Working with digital microscopy imaging data using our Python SDK


PMA.start is a free desktop viewer for whole slide images. In our previous post, we introduced you to pma_python, a novel package that serves as a wrapper-library and helps interface with PMA.start’s back-end API.

The images PMA.start typically deals with are called whole slide images, so how about we show some pixels? As it turns out, this is really easy. Just invoke the show_slide() call. Assuming you have a slide at c:\my_slides\alk_stain.mrxs, we get:

from pma_python import core
slide =  "C:/my_slides/alk_stain.mrxs"
core.show_slide (slide)

The result depends on whether you’re using PMA.start or a full version of PMA.core. If you’re using PMA.start, you’re taken to the desktop viewer:

If you’re using PMA.core, you’re presented with an interface with less frills: the webbrowser is still involved, but nothing more than scaffolding code around a PMA.UI.View.Viewport is offered (which actually allows for more powerful applications):

Associated images

But there’s more to these images; if you only wanted to view a slide, you wouldn’t bother with Python in the first place. So let’s see what else we can get out of these?

Assuming you have a slide at c:\my_slides\alk_stain.mrxs, you can execute the following code to obtain a thumbnail image representing the whole slide:

from pma_python import pma
slide =  "C:/my_slides/alk_stain.mrxs"
thumb = core.get_thumbnail_image(slide)

But this thumbnail presentation alone doesn’t give you the whole picture. You should know that a physical glass slide usually consists of two parts: the biggest part of the slide contains the specimen of interest and is represented by the thumbnail image. However, near the end, a label is usually pasted on with information about the slide: the stain used, the tissue type, perhaps even the name of the physician. More recently, oftentimes the label has a barcode printed on it, for easy and automated identification of a slide. The label is therefore sometimes also referred to as “barcode”. Because the two terms are used so interchangeably, we decided to support them in both forms, too. This makes it easier to write code that not only syntactically makes sense, but also applies semantically in your work-environment.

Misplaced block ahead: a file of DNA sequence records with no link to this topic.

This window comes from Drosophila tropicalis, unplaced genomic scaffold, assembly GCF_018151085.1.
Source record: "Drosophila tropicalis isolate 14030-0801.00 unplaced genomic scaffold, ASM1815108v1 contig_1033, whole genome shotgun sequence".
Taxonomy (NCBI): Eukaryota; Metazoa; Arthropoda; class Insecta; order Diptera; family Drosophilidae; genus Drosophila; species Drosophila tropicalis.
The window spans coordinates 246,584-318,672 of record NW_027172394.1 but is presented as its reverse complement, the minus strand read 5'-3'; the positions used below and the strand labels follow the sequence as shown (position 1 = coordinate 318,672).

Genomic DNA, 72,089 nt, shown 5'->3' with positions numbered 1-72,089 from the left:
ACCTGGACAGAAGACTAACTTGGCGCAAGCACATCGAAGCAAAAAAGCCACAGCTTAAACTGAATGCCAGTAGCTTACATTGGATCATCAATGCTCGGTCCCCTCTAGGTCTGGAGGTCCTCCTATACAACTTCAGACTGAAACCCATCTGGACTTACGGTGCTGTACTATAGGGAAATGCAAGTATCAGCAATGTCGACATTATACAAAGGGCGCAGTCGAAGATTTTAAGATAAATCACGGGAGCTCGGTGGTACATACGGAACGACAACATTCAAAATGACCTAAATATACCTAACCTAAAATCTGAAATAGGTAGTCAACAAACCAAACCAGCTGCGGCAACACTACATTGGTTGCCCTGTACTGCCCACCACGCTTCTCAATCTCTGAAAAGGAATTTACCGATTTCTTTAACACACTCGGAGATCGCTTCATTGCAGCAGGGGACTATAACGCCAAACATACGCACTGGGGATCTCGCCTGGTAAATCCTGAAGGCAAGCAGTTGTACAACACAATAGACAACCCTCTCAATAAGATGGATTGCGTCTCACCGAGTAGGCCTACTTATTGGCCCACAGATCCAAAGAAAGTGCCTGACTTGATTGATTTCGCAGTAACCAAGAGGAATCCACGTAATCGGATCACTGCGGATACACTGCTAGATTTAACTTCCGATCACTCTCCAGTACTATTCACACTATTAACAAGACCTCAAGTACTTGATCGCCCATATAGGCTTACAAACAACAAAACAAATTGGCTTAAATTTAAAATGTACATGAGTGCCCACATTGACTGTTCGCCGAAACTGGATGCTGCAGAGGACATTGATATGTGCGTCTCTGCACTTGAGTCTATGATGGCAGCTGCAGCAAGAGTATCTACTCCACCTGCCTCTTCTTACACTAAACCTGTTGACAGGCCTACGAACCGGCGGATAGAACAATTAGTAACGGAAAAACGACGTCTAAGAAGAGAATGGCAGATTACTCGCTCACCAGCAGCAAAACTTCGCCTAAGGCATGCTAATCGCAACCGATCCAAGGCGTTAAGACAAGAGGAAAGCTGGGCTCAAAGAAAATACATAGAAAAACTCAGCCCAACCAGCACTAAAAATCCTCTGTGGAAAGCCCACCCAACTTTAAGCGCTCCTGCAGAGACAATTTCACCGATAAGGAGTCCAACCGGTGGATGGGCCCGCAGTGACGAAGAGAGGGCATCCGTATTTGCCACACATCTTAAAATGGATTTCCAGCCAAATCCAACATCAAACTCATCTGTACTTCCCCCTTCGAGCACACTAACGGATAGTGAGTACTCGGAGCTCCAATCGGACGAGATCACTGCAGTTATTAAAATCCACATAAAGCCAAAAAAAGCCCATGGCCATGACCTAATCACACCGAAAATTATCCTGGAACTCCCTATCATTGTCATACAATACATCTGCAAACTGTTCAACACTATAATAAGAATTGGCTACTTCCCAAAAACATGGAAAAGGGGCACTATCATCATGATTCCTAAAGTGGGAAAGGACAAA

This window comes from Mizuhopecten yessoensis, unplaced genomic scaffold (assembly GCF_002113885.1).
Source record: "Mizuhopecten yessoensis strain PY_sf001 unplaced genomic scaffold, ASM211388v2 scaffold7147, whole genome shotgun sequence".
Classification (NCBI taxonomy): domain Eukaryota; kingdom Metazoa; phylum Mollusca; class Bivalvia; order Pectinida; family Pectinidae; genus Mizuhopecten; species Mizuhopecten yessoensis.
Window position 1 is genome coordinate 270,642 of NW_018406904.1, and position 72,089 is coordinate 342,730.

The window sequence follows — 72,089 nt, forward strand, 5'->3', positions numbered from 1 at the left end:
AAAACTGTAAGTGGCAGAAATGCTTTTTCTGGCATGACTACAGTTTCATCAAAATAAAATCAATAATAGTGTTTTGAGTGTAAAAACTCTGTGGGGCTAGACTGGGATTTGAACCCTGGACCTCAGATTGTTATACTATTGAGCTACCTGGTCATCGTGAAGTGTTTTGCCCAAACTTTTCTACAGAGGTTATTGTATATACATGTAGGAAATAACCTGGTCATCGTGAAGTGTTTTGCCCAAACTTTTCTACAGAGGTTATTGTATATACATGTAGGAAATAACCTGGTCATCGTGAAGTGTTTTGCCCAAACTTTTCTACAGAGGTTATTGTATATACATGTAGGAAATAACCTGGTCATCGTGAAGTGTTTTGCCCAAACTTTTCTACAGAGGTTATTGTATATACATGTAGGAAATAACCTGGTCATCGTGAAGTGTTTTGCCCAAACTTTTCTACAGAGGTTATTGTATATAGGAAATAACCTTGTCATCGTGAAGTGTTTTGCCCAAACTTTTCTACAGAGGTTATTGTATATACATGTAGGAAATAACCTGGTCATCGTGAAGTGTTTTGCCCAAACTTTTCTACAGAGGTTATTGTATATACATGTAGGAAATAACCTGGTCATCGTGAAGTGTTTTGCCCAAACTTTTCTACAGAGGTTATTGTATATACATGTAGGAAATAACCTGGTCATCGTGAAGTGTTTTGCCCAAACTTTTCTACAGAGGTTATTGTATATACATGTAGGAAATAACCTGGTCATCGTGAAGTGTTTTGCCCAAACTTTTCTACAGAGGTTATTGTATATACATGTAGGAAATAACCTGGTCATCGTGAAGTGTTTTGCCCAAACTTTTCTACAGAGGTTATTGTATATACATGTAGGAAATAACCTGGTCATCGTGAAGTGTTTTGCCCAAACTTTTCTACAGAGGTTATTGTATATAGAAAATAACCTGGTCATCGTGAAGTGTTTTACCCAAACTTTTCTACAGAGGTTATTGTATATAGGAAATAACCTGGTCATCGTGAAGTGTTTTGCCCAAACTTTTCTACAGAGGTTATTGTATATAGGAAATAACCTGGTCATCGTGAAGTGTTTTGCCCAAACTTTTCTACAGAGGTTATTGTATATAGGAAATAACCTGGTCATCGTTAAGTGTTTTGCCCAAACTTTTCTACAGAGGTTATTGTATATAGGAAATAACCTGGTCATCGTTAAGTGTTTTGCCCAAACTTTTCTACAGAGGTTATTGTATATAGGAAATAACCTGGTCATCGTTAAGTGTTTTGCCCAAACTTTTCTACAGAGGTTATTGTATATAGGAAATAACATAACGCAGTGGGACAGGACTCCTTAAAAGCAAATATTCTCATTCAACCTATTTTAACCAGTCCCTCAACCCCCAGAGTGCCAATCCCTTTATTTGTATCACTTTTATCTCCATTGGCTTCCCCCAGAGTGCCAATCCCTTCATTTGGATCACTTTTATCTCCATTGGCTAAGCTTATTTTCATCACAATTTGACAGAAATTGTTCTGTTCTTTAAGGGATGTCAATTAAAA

A systematic representation of a physical glass slide can then be given as follows:

The pma_python library then has three methods to obtain slide representations, two of which are aliases of one another:

core.get_thumbnail_image() returns the thumbnail image

core.get_label_image() returns the label image

core.get_barcode_image() is an alias for get_label_image

All of the above methods return PIL Image-objects. It actually took some discussion to figure out how to package the data. Since the SDK wraps around an HTTP-based API, we settled on representing pixels through Pillows. Pillows is the successor to the Python Image Library (PIL). The package should be installed for you automatically when you obtained pma_python.

The following code shows all three representations of a slide side by side:

from pma_python import core
slide =  "C:/my_slides/alk_stain.mrxs"
thumb = core.get_thumbnail_image(slide)
label = core.get_label_image(slide)
barcode = core.get_barcode_image(slide)

The output is as follows: